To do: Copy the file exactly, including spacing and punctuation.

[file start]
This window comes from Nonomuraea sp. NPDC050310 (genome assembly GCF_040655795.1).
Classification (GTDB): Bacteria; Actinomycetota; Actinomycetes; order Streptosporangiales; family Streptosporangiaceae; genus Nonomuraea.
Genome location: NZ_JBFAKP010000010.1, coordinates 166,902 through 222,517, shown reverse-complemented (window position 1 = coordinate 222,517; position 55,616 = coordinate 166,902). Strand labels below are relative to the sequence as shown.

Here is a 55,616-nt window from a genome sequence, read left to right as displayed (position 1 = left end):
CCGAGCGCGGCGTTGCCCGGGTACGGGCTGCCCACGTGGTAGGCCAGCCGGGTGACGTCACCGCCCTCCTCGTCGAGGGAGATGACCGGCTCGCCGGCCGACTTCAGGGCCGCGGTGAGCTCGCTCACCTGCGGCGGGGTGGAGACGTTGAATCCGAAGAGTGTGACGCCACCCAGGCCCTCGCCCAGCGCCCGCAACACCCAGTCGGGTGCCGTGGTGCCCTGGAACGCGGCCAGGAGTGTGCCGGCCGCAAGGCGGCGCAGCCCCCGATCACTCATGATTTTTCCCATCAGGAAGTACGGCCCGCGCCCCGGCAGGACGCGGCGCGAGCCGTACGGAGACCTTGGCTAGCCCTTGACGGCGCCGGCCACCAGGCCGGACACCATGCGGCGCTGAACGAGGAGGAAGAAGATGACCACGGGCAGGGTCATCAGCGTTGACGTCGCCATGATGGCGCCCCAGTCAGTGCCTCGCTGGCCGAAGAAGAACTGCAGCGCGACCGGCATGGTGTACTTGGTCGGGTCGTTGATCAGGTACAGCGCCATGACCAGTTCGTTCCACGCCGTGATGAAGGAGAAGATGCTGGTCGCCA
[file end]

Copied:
This window comes from Nonomuraea sp. NPDC050310 (genome assembly GCF_040655795.1).
Classification (GTDB): Bacteria; Actinomycetota; Actinomycetes; order Streptosporangiales; family Streptosporangiaceae; genus Nonomuraea.
Genome location: NZ_JBFAKP010000010.1, coordinates 166,902 through 222,517, shown reverse-complemented (window position 1 = coordinate 222,517; position 55,616 = coordinate 166,902). Strand labels below are relative to the sequence as shown.

Here is a 55,616-nt window from a genome sequence, read left to right as displayed (position 1 = left end):
CCGAGCGCGGCGTTGCCCGGGTACGGGCTGCCCACGTGGTAGGCCAGCCGGGTGACGTCACCGCCCTCCTCGTCGAGGGAGATGACCGGCTCGCCGGCCGACTTCAGGGCCGCGGTGAGCTCGCTCACCTGCGGCGGGGTGGAGACGTTGAATCCGAAGAGTGTGACGCCACCCAGGCCCTCGCCCAGCGCCCGCAACACCCAGTCGGGTGCCGTGGTGCCCTGGAACGCGGCCAGGAGTGTGCCGGCCGCAAGGCGGCGCAGCCCCCGATCACTCATGATTTTTCCCATCAGGAAGTACGGCCCGCGCCCCGGCAGGACGCGGCGCGAGCCGTACGGAGACCTTGGCTAGCCCTTGACGGCGCCGGCCACCAGGCCGGACACCATGCGGCGCTGAACGAGGAGGAAGAAGATGACCACGGGCAGGGTCATCAGCGTTGACGTCGCCATGATGGCGCCCCAGTCAGTGCCTCGCTGGCCGAAGAAGAACTGCAGCGCGACCGGCATGGTGTACTTGGTCGGGTCGTTGATCAGGTACAGCGCCATGACCAGTTCGTTCCACGCCGTGATGAAGGAGAAGATGCTGGTCGCCA